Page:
Blog Tour: The Cosmic Atlas Of Alfie Fleet by Martain Howard.
About The Cosmic Atlas Of Alfie Fleet by Martin Howard and Chris Mould.
Are you ready for the adventure of a lifetime?
Alfie Fleet is fed up of being poor. He wants some money to buy his Mum a foot spa for her birthday, and he wants it fast. His determination to make some cash brings him into the path of Professor Pewsley Bowell-Mouvemont, who wants to update his Cosmic Atlas. Think Bradshaws for the entire universe.
Alfie and The Professor set off in Betsy (one special moped) for the adventure of a lifetime. They pass through Brains In Jars world, Outlandish and a run in with a dragon on their way through the universe.
Is the humour too bonkers? Not in the slightest. It is wacky and wonderful, but it is so perfectly balanced with the story that we are invested in the plot and rooting for Alfie all the way. It must take real skill to inject this kind of humour and not overdo it. Funny books deserve more admiration and this one is top of my list to shout about.
As I reviewed a proof copy, I have not seen all of Chris Mould’s illustrations, but my experience of his work tells me readers are in for a treat. He brings scenes to life as if he was a casual observer, and his people are full of character.
I was delighted to be offered the chance to put some questions to author Martin Howard and to share them here on my blog. Thank you Martin for your time.
Q&A with author Martin Howard.
Alfie and the Professor travel to all kinds of other places. What inspired the different worlds? Do you have any favourite fictional worlds?
Big question! HUUUUGE question. My favourite worlds have always been fantasy worlds – places like Tolkien’s Middle Earth and Terry Pratchett’s Discworld and many, many more. I am a massive fantasy geek. When I started writing The Cosmic Atlas I made a very conscious decision to mix and match sci-fi with fantasy. Because it involves travelling through space it’s really a sci-fi book, but I wanted to break with the idea that sci-fi worlds should be hi-tech worlds. As Alfie and the Professor use stone circles – a very old technology – to travel there’s no need for space ships (which are a very slow and dull way to get around) or robots or computers so my worlds could be much more rustic and magical. They’re inspired by all sorts of things: worlds I enjoyed as a child, artwork (I love Olivia Kemp’s drawings), places that exist in the real world or in history, space articles I’ve read and stuff plucked from my imagination. Obviously, they have to be funny but I hope they’re full of wonder, too – places readers would like to visit.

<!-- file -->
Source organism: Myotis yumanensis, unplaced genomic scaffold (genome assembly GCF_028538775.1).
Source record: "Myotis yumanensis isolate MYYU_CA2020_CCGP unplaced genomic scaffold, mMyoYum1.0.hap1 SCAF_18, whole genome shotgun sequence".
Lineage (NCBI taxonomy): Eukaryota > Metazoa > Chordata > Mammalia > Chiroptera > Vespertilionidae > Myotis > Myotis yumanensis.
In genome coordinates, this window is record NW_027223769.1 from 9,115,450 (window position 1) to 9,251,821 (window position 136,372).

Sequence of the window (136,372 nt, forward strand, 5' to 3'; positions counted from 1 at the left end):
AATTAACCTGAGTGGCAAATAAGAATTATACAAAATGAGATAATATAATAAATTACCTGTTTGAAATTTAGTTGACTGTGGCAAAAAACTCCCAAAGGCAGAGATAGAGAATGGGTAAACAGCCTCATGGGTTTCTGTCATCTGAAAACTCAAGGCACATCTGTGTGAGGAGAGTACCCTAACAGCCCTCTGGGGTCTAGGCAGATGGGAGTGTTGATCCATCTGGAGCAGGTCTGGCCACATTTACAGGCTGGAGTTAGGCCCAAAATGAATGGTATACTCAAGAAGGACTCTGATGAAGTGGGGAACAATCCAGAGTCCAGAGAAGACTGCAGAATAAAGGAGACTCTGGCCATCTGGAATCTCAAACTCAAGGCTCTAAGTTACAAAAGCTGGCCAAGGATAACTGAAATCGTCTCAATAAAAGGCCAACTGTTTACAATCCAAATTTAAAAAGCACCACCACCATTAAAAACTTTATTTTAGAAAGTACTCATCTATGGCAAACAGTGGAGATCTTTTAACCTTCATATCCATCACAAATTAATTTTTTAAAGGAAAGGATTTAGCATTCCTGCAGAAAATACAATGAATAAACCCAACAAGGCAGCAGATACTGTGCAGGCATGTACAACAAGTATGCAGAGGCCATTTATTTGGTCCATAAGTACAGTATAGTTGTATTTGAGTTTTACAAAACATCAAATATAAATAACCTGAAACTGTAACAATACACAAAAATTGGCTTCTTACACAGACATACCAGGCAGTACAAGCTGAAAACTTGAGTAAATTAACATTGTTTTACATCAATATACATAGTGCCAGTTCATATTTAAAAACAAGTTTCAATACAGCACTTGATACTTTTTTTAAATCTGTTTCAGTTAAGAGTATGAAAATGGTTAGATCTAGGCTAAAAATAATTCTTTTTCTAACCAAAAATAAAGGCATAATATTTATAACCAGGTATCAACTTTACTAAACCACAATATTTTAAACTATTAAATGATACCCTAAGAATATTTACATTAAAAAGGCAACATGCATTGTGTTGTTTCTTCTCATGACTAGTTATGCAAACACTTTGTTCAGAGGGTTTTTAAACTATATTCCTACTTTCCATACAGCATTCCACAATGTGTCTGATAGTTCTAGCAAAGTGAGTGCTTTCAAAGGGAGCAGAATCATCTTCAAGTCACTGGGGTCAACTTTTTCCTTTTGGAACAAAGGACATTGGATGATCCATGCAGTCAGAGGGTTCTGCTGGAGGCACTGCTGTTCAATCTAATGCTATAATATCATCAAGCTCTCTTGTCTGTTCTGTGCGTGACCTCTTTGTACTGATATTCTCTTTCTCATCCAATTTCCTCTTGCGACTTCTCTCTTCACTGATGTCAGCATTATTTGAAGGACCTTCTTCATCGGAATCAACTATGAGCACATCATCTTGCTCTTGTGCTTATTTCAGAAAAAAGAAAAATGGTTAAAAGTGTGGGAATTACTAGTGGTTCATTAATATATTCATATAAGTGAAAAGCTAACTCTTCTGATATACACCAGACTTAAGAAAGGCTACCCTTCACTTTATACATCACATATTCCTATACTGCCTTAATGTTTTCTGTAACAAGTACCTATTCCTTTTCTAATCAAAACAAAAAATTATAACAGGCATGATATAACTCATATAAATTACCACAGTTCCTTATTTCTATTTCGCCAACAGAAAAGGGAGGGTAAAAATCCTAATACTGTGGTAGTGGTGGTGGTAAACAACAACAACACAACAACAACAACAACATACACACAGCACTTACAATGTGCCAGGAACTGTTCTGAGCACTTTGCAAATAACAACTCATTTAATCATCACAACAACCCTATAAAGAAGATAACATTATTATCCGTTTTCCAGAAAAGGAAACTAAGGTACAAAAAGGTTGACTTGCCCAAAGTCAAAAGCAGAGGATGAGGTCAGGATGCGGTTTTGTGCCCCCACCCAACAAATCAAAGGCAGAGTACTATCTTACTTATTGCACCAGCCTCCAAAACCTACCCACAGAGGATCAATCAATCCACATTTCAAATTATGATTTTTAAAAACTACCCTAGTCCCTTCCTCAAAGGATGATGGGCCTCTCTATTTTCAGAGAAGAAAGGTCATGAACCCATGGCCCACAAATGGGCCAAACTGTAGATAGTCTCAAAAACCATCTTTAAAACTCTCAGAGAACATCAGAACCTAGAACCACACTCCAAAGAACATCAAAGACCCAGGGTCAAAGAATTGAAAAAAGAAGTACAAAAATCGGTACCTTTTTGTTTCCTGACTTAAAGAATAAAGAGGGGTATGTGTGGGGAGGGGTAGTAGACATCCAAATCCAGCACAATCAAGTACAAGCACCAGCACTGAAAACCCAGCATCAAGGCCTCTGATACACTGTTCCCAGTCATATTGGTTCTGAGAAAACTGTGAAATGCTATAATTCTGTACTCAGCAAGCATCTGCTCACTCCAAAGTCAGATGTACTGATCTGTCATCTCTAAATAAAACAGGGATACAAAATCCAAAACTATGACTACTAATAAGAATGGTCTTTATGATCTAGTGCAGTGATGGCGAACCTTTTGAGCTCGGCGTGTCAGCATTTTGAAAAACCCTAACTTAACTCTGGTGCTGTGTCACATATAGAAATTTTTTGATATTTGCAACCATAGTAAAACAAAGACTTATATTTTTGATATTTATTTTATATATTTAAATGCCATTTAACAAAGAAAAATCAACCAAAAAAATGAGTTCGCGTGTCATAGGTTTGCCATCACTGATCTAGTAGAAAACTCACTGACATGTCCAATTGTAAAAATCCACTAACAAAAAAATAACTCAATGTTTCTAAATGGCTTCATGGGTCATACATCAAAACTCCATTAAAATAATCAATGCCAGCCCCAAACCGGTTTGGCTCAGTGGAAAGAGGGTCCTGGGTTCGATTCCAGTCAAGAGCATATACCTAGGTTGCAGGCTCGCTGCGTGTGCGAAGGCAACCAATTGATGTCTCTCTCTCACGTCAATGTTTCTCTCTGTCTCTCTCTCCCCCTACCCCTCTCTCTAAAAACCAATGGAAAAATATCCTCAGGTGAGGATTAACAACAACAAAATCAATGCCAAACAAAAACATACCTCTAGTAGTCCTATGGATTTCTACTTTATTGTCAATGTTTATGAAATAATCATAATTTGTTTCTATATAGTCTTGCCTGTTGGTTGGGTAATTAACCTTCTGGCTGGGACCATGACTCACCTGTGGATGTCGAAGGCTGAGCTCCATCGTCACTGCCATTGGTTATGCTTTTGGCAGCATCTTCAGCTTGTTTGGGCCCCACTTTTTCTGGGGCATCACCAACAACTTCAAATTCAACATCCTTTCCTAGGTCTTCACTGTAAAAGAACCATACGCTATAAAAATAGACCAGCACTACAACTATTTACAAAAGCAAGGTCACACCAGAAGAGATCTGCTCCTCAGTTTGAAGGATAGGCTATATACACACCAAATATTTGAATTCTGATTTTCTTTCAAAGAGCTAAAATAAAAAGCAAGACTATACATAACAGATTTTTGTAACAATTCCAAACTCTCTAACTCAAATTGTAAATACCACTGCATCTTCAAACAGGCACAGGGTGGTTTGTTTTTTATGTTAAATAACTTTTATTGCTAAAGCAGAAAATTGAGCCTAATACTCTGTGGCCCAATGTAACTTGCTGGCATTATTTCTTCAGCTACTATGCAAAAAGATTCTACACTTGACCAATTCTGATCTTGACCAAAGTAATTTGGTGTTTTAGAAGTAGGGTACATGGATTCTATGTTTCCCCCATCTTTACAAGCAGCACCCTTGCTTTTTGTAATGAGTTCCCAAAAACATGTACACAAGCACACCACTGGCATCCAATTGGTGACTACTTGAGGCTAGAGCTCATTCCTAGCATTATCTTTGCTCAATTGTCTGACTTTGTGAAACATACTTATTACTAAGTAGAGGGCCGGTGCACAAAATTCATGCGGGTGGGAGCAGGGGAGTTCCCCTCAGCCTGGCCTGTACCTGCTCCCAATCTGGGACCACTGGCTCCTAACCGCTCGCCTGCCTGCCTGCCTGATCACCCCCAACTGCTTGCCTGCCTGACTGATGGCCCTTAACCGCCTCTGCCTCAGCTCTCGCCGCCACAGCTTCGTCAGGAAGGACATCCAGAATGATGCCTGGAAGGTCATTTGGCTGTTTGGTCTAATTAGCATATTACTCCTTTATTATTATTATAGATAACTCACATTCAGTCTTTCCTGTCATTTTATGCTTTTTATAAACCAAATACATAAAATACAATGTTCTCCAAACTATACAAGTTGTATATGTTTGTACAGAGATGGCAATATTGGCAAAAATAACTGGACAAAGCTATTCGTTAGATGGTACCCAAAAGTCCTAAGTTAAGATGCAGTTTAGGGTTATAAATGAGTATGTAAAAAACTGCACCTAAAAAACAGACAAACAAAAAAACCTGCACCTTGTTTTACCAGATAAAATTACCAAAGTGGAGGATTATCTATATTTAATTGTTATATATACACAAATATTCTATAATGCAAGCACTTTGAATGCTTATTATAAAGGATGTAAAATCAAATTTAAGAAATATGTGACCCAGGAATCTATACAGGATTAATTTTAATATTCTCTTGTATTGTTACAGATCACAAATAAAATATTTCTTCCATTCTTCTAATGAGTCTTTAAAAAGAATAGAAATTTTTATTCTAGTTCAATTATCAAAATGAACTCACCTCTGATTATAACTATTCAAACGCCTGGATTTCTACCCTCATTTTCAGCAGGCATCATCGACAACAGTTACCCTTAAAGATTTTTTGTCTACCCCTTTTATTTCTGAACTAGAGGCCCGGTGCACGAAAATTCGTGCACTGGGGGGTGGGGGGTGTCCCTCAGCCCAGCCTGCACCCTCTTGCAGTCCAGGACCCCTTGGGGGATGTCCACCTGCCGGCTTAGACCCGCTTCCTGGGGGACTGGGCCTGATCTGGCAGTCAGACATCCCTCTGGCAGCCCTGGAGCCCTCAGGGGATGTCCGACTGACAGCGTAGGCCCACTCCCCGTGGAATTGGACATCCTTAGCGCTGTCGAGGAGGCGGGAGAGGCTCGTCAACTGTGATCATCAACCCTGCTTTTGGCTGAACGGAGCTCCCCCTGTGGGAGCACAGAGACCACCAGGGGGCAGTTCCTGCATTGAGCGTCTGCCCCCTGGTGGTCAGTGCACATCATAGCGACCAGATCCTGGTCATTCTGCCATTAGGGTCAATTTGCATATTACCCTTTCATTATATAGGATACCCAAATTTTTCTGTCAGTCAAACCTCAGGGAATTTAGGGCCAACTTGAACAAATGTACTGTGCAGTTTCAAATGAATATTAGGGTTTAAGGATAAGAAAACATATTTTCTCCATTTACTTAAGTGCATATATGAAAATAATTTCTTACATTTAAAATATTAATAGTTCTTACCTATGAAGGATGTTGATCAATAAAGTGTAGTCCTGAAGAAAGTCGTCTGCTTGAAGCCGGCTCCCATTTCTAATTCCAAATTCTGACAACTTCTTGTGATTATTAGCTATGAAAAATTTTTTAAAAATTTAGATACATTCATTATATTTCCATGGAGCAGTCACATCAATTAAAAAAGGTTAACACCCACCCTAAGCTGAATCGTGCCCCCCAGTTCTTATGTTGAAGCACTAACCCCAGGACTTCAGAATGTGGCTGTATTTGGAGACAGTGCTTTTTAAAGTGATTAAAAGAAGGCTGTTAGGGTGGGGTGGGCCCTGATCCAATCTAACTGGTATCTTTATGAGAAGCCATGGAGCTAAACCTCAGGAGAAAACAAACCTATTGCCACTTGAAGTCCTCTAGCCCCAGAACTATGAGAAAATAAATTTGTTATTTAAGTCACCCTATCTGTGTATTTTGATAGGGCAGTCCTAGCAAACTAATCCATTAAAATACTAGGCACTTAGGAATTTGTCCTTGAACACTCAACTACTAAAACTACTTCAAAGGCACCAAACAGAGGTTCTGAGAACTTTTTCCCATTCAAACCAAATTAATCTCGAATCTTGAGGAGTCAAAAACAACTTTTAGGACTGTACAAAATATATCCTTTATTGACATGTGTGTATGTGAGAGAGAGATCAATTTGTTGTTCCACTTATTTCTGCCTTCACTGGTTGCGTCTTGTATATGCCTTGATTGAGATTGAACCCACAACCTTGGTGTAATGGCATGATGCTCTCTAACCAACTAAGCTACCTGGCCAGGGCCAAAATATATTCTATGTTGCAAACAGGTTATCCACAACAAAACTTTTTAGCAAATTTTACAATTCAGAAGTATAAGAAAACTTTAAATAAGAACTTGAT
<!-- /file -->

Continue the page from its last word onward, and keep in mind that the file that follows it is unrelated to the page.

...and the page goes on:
The Professor says technology has killed general interest in cartography. How do you think technology has changed our relationship with maps?
I spent ages as a cub earning my map-reading badge by poring over Ordnance Survey maps. It really felt like I was exploring the landscape and there were always interesting landmarks to discover that you’d miss with a GPS tracker. Obviously, hi-tech gizmos are very handy but there’s something beautiful about real maps, and I especially love ancient charts where navigators would include mythical lands and creatures. Some great artists – like Leonardo da Vinci – produced maps and many are superb works of art in their own right. I love that that tradition lives on in books though. Most fantasy books include maps of their worlds, and – as with old maps of the real world – they are often drawn by truly great artists. I’m very lucky to have Chris Mould bringing my imaginary worlds to life.
Do you have any advice about writing humour in middle-grade fiction?